Diuretic 19

Produces Vitamin A
Rises blood Hemoglobin level 29

Increases blood glucose level 30
Regulate hyperthyroidism 31

References:

  1. Tarafder CR, Ethno-gynecology in relation to plants, 2. Plants used for abortion, J Econ Taxon Bot, 1983, 4(2), 507-516.
  2. Nath D, Sethi N, Srivastav S, Jain AK and Srivastava R, Survey on indigenous medicinal plants used for abortion in some districts of Uttar Pradesh, Fitoterapia, 1997, 68(3), 223-225.
  3. Nath D, Sethi N, Singh RK and Jain AK, Commonly used Indian abortifacient plants with special reference to their teratogenic effects in rats, J Ethnopharmacol, 1992, 36(2), 147-154.
  4. Gupta AK and Mishra SK, Indigenous phytotherapy for diabetes from Chhattisgarh, Adv Plant Sci, 2002, 15(2), 407-409.
  5. Singh KK and Kumar K, Ethnotherapeutics of some medicinal plants used as antipyretic agents among the tribals of India, J Econ Taxon Bot, 1999, 23(1), 135-141.
  6. Bondya SL, Sharma HP, Kumar J and Sahu HB, Native medicinal uses of plants for anthelmensis (Kirmi) at Ranchi District of Jharkhand, J Phytol Res, 2002, 15(1), 109-110.
  7. Lipipun V, Kurokawa M, Suttisri R, Taweechotipatr P, Pramyothin P, Hattori M, and Shiraki K, Efficacy of Thai medicinal plant extracts against herpes simplex virus type 1 infection in vitro and in vivo, Antiviral Res, 2003, 60(3), 175-180.
  8. Kirtikar KR and Basu BD, Indian Medicinal plants. (M/s Bishen Singh, Mahendra Pal Singh, New Cannaught Place, Dehra Dun), 2nd Edn, Reprint, 1975, Vol.1, 676-683.
  9. Satyavati GV and Gupta AK, Medicinal plants of India. ICMR, New Delhi, 1987, Vol.2, 272-278.
  10. Bennett RN, Mellon FA, Foidl N, Pratt JH, Du pont MS, Perkins L and Kroon PA, Profiling glucosinolates and phenolics in vegetative and reproductive tissues of the multi-purpose trees Moringa oleifera L. and Moringa stenopetala L., J Agric Food Chem., 2003, 51(12), 3546-3553.
  11. Saluja MP, Kapil RS and Popli SP, Studies in medicinal plants: Part VI Chemical constituents of Moringa oleifera Lam. And Isolation of 4-Hydroxymellein, Indian J Chem, 1978, 16B, 1044-1045.
  12. Bhattacharya SB, Das AK and Banerji N, Chemical investigations on the gum exudates from Sajna (Moringa oleifera), Carbohydr Res, 1982, 102, 253-262.
  13. Khare GC, Singh V and Gupta PC, A new Leucoanthocyanin from Moringa oleifera Gum, J Indian Chem Soc, 1997, 74, 247-248.
  14. Faizi S, Siddiqui BS, Saleem R, Siddiqui S and Aftab K, Isolation and structure elucidation of new nitrile and mustard oil glycosides from Moringa oleifera and their effect on blood pressure, J Nat Prod, 1994, 57(9), 1256-1261.
  15. Faizi S, Siddiqui BS, Saleem R, Siddiqui S and Aftab K and Gilani AH, fully acetylated carbamate and hypotensive thiocarbamate glycosides from Moringa oleifera, Phytochemistry, 1995, 38(4), 957-963.
  16. Pramanik A and Islam SS, Chemical investigation of aqueous extract of the mature and premature flowers of Moringa oleifera and Structural studies of a polysaccharide isolated from its premature flowers, Indian J Chem, 1998, 37B, 676-682.
  17. Dahot MU and Memon AR, Nutritive significance of oil extracted from Moringa oleifera seeds, J Pharm Univ Karachi, 1985, 3(2), 75-80.
  18. Memon GM, Memon SA ans Memon AR, Isolation and structure elucidation of moringyne, a new glycoside from the seeds of Moringa oleifera, Pak J Sci Ind Res, 1985, 28(1), 7-9.
  19. Caceres A, saravia A, Rizzo S, Zabala L, De Leon E and Nave F, Pharmacological properties of Moringa oleifera 2: Screening for antispasmodic, anti-inflammatory and diuretic activity, J Ethnopharmacol, 1992, 36(3), 233-237.
  20. Lalas S and Tsaknis J, Extraction and identification of natural antioxidant from the seeds of the Moringa oleifera tree variety of Malawi, J Am Oil Chemists’ Soc, 2002, 79(7), 677-683.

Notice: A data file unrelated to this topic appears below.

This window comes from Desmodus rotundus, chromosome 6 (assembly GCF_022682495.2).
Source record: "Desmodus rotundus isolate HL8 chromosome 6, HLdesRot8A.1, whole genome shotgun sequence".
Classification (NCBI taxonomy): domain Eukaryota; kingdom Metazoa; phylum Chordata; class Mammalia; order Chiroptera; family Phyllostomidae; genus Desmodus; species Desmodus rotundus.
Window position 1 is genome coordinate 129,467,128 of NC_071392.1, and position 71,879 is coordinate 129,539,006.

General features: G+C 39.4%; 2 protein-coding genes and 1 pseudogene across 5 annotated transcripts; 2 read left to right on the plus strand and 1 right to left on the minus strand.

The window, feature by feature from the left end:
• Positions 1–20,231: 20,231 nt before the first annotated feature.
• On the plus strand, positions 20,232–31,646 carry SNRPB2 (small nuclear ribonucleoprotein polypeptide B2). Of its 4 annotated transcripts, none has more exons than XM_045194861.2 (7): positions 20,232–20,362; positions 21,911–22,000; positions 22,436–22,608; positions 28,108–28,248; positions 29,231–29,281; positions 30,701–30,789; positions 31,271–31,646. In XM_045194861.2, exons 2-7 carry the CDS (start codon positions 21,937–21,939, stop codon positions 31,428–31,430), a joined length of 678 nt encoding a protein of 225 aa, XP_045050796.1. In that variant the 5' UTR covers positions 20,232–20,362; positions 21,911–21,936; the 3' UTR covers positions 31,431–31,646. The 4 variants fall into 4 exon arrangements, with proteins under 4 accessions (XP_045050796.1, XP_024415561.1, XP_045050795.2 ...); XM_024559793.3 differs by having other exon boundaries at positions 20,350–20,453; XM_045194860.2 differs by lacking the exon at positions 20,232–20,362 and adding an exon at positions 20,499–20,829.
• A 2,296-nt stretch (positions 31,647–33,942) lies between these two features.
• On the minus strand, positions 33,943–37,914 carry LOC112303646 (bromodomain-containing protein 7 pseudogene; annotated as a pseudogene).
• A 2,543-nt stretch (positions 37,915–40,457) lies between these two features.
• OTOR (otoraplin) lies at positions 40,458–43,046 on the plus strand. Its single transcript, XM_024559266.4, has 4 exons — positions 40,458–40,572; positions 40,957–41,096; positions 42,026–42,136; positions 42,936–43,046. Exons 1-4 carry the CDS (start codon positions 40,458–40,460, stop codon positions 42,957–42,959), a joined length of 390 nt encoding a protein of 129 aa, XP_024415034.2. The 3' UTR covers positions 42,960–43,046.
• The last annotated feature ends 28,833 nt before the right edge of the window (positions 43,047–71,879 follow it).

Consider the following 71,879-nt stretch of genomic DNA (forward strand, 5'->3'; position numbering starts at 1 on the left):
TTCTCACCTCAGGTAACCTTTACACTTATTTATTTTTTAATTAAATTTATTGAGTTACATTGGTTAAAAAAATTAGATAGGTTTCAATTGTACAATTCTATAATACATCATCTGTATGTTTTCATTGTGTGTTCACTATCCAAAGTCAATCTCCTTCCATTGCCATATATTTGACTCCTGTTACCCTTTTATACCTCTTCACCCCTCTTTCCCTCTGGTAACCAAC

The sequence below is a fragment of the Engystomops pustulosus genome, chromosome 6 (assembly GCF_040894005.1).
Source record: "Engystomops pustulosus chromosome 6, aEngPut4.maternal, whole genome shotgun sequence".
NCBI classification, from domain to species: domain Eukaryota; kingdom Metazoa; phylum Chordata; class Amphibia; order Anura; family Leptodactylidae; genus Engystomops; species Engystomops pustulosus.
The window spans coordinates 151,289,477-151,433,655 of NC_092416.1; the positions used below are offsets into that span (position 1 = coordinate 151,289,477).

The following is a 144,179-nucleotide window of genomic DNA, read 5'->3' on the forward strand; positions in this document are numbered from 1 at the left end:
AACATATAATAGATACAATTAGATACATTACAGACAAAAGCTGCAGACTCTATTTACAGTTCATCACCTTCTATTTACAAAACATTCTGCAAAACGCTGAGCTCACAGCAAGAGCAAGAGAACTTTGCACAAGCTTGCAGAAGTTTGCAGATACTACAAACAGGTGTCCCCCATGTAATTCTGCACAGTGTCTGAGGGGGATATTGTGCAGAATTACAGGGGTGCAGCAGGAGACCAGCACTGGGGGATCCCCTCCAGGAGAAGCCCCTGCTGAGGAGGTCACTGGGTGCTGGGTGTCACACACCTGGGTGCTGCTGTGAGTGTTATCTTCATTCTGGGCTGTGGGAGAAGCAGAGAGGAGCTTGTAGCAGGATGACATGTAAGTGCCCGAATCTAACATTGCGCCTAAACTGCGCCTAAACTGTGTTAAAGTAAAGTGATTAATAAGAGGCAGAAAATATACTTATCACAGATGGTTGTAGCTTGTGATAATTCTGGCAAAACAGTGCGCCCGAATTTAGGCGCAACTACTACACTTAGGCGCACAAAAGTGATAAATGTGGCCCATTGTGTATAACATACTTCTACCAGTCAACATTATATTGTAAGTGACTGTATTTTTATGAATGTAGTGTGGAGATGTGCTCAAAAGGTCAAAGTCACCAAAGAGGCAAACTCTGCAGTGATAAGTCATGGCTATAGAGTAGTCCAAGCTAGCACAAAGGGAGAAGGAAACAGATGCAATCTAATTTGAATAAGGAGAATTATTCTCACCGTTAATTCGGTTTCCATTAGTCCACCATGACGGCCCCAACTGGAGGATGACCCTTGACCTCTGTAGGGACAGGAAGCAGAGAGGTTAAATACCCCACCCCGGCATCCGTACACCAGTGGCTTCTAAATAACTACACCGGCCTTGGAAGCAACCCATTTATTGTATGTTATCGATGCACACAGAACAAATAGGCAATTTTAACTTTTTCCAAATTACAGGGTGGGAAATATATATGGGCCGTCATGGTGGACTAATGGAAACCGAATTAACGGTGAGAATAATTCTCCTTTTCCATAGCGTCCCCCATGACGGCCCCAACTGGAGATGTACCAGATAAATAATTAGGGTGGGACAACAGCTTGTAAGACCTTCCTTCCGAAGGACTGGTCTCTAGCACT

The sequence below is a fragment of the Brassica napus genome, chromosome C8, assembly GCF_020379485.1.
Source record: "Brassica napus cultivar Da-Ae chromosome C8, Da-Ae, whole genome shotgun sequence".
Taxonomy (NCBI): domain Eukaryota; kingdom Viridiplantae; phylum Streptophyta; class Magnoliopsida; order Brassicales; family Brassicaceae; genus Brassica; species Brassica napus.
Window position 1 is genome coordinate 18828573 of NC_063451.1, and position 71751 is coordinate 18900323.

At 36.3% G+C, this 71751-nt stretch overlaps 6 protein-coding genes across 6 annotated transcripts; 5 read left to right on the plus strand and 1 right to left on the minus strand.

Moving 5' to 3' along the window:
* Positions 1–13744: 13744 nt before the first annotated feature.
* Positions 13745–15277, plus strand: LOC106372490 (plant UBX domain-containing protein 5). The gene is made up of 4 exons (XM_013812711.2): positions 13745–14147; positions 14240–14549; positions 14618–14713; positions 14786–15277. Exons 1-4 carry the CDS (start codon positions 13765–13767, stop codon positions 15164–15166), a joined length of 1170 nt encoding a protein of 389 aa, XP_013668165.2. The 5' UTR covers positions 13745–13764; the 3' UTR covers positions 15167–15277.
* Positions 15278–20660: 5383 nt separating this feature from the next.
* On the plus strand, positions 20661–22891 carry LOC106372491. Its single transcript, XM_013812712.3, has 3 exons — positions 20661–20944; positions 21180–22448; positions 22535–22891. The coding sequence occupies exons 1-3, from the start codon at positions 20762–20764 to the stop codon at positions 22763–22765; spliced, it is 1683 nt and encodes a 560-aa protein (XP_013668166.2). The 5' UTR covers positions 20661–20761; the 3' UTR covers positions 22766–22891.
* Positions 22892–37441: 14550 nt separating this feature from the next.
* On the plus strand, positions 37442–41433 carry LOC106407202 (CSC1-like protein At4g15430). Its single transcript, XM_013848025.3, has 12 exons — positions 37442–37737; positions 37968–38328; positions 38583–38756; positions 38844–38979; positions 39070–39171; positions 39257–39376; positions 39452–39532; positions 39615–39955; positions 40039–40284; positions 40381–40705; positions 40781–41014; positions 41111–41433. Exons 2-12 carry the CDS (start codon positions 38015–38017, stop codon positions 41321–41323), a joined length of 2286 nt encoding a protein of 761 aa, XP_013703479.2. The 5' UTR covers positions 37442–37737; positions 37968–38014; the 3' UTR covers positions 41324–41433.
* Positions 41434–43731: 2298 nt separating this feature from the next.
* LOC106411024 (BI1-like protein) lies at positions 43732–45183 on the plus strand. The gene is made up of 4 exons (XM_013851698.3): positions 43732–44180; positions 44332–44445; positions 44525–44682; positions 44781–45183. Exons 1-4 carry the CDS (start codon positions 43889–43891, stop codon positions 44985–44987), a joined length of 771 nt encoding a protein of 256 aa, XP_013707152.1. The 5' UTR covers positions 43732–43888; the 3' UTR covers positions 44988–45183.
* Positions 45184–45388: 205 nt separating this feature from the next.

21. Caceres A, Cebreva O, Morales O, Miollinedo P and Mendia P, Pharmacological properties of Moringa oleifera 1: Preliliminary screening for antimicrobial activity, J Ethnopharmacol, 1991, 33(3), 213-216.
  22. Limaye DA, Nimbakar AY, Jain R and Mansoor A, Cardiovascular effects of aqueous extract of Moringa pterygosperma, Phytother Res, 1995, 9(1), 37-40.
  23. Ghasi S, Nwobodo E and Ofili JO, Hypocholesterolemic effects of crude extract of leaf of Moringa oleifera Lam. In high fat diet fed wistar rats, J Ethnopharmacol, 2000, 69(1), 21-25.
  24. Gupta M, Mazumdar UK and Chakrabarti S, CNs activities of methanolic extract of Moringa oleifera root in mice, Fitoterapia, 1999, 70(3), 244-250.
  25. Prakash AO, Tewari RK, Shukla S, Mathur R and Tewati KK, Post-coital antifertility effect of some medicinal plants in rats, Indian Drugs, 1987, 25(2), 40-44.
  26. Guevara AP, Vargas C, Sakurai H, Fuziwara Y, Hashimoto K, Maoka T, et al. an anti-tumor promoter from Moringa oleifera Lam. , Mutation Res., 1999, 440(2), 181-188.
  27. Ruckmani K, Kacimani S, Anandan R and Jaykar B, Effect of Moringa oleifera Lam. On paracetamol-induced hepatotoxicity, Indian J Pharm Sci, 1998, 60(1), 33-35.
  28. Pal SK, Mukherjee PK and Saha BP, Studies on the antiulcer activity of Moringa oleifera leaf extract on gastric ulcer models in rats, Phytother Res, 1995, 9(6), 463-465.
  29. Absar N, Uddin MR, Malek MA and Ahmad K, Studies on green leafy vegetables of Bangladesh-2, Biological availability of carotene, Bangladesh J Bio Sci, 1977, 6(1), 5-9.
  30. Mossa JS, A study on the crude antidiabetic drugs used in Arabian folk medicine, Int J Crude Drug Res , 1985, 23(3), 137-145.
  31. Tahiliani P and Kar A, Role of Moringa oleifera leaf extract in the regulation of thyroid hormone status in adult male and female rats, Pharmacol Res, 2000, 41(3), 319-323.

About Author:

Mehnaz Kamal

Mehnaz Kamal
Lecturer, Faculty of Pharmacy, Integral University, Lucknow

Talha Jawaid
Senior Lecturer, Faculty of Pharmacy, Integral University, Lucknow

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2 Comments

gd gupta's picture
gd gupta says:

Nice article. It is well written and up to the point

Submitted by gd gupta on Fri, 09/19/2008 - 05:12
sumeee's picture
sumeee says:

Dear mam

Really a nice review of the plant

sumeetdwivedi

sumeetdwivedi
Submitted by sumeee on Thu, 05/14/2009 - 14:03